Ancient Civilizations: The End of the Roman Empire

Contributor: Suzanne Riordan. Lesson ID: 13090

It is said that Rome was not built in a day, and it didn't collapse in a day either. All good things must come to an end. Or, as the Romans would say, "Omnibus rebus bonis finis est!"


World, World

learning style
Auditory, Visual
personality style
Lion, Otter
Grade Level
Middle School (6-8)
Lesson Type
Dig Deeper

Lesson Plan - Get It!


Did you ever pile up your plate at a meal, seeing all the good things to eat, and then find that you couldn't finish it all?

Did anyone tell you that "your eyes were bigger than your stomach" or that "you bit off more than you could chew?"

Some historians believe that the Romans did the same thing. Watch Barbarians Rising: Rise and Fall of an Empire | History to find out more:

The Roman Empire came to an end slowly, over a period of 200-plus years, and there are many reasons why.

As you probably know from your study of history, empires tend to rise and fall. As an empire grows bigger, it becomes harder and harder to maintain.

  • Do you remember just how big the Roman empire was?

map of the Roman Empire at its height

That's a very large area to control, right? There were the people to unite and govern, the borders to guard, and the armies to pay. Eventually, Rome just could not manage it all.

So, let's look at some of the factors that caused the Roman Empire to come to an end.

Poor Leadership

After the death of Emperor Marcus Aurelius in 180 AD, things started to go badly for the Romans. He was the last of the strong and effective emperors. Rome entered a time of confusion and instability, when military leaders battled each other for power. The Roman army would back a certain man to become emperor. Then another group would oppose him, kill him, and bring in a new emperor. Most emperors of this period lasted only a short time in power, many only six months or so!

Money Problems

ancient Roman silver coins

While the expanding empire brought in wealth and slaves from the conquered areas, eventually Rome ran out of areas to conquer. Remember that it covered most of the "known world" at that time. And it cost a lot to maintain the empire. Many of the Roman emperors were foolish in their use of money, too, building grand palaces for themselves rather than using it to govern the people, pay the army, and build roads and bridges.

Weakening of the Army

ancient Roman legionary soldier

The once-great Roman Legions were weakening. Many Romans didn't want to serve in the army anymore, because it meant long months away from their families, and the pay was not that good either. So the empire had to hire outsiders to serve in its army. These foreigners did not have the commitment to Rome that the former Legions did, and their independent attitudes broke down the army's discipline.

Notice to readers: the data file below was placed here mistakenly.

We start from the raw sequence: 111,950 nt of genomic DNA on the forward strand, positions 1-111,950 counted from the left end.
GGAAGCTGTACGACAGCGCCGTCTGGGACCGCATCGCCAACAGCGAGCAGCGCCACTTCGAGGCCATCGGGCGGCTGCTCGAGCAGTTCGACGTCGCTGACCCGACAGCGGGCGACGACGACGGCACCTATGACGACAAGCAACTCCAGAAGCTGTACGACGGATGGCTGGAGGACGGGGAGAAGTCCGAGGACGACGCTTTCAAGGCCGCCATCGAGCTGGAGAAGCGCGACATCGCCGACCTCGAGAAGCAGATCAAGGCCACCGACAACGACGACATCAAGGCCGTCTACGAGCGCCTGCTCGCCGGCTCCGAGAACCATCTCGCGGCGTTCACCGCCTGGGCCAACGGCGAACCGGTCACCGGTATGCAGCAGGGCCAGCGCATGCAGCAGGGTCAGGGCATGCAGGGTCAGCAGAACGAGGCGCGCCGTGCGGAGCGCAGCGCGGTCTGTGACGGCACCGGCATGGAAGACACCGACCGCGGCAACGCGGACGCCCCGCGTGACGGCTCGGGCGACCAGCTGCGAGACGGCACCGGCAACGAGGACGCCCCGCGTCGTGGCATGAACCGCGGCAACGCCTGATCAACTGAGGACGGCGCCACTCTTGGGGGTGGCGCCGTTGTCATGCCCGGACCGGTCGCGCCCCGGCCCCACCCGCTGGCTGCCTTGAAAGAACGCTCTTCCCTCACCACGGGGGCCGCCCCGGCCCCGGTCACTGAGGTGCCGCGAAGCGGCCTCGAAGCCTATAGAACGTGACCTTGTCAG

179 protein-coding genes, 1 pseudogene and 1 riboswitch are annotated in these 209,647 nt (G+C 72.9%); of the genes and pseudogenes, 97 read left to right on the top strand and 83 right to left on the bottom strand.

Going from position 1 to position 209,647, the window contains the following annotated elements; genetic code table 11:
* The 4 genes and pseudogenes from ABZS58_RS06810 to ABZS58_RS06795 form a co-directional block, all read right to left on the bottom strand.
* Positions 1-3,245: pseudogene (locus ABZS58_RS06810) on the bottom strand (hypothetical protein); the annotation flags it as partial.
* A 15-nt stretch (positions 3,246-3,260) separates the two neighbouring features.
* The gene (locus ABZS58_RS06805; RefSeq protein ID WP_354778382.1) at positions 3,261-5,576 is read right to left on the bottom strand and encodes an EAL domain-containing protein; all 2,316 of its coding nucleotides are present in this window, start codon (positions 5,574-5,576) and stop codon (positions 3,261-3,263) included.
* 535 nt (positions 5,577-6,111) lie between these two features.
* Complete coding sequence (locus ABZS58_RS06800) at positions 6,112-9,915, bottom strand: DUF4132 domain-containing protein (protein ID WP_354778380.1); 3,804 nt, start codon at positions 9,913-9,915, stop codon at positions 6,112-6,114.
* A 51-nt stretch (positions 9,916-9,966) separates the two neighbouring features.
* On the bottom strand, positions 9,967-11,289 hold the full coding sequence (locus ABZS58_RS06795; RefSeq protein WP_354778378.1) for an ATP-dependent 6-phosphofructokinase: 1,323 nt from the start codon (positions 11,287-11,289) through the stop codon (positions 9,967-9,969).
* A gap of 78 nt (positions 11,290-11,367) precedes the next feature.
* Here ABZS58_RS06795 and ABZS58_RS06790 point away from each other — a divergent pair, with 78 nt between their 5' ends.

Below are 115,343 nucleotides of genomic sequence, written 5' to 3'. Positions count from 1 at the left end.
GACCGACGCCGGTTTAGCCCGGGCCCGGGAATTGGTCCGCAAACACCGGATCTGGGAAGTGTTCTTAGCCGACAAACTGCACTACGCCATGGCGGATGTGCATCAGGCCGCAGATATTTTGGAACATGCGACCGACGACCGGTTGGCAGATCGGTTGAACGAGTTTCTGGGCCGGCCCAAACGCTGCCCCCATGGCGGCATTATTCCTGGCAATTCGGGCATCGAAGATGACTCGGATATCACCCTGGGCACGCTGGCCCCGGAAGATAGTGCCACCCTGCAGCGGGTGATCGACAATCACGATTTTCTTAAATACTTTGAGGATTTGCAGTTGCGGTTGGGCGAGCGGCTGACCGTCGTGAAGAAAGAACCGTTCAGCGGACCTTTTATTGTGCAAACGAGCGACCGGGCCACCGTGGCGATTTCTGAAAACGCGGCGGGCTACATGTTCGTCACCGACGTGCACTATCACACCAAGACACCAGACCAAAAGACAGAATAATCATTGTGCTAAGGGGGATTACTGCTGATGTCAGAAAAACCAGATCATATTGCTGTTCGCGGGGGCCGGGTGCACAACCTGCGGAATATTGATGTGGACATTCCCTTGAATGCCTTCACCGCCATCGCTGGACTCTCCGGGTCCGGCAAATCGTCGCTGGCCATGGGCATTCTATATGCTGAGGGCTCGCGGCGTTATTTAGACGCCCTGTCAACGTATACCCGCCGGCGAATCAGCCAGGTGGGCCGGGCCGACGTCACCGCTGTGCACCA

Slave Labor

Mosaïque des échansons

Image by Pascal Radigue, via Wikimedia Commons, is licensed under the CC BY 3.0 license.

The Roman economy depended on slave labor. The Roman Legions brought home captives as slaves whenever they conquered a new territory. The slaves worked in the fields and crafted the tools and household items that Romans needed. However, when the empire stopped expanding, there were no new slaves arriving and, therefore, not enough workers to keep the economy going.

Splitting the Empire

The Emperor Diocletian thought he had a solution to Rome's problems: he would split the empire in two, making it easier to govern.

map of Western (green) and Eastern (red) Roman empires after 395 AD

Image by AKIKA3D, via Wikimedia Commons, is licensed under the CC BY-SA 4.0 license.

It seemed like a good idea at the time, but this eventually weakened the empire even more. The Eastern and Western Roman empires began to drift apart as the Eastern empire grew stronger, and the Western empire weaker.

While the Western empire came to an end in 476 AD, the Eastern empire lived on for another 1,000 years!

Persecutions of Christians

Christian martyr

Some historians actually blame the rise of Christianity for the decline of the empire claiming that, as more Roman citizens became Christians, they lost their loyalty to Rome along with rejecting Roman gods. And so the empire lost one of the things that united its people.

In the previous Related Lesson, found in the right-hand sidebar, you learned that the Colosseum Games included throwing criminals to wild animals to be torn apart. Many of these "criminals" were Christians, whose only crime was belief in Christ and refusal to sacrifice to pagan gods.

In reality, Christians were probably the most law-abiding and hardworking citizens the empire had. And the time, energy, and money spent tracking them down, persecuting, and executing them was surely wasted. Christianity would spread, despite the persecutions, and Rome would fall, despite killing its innocent citizens.



The word barbarian comes from a Greek word for babbler. That was what the Greeks called anyone who was not a Greek and did not speak their language. The Romans adopted the word and used it for those who lived outside the Roman Empire. These barbarians were Germanic tribes from northern Europe. (They're called Germanic because they spoke languages that were similar to modern German.) There were also Asian tribes from the East that attacked the empire. They all wanted Roman lands, and eventually they were able to overrun the Western empire and bring it to and end.

In 476 AD, a man named Odoacer from one of the barbarian tribes, removed Emperor Romulus Augustulus from his throne in Rome, and that was the end of the Western Empire.

You'll learn more about the barbarians when you pick a tribe to research in the Got it? section! So head over there next.

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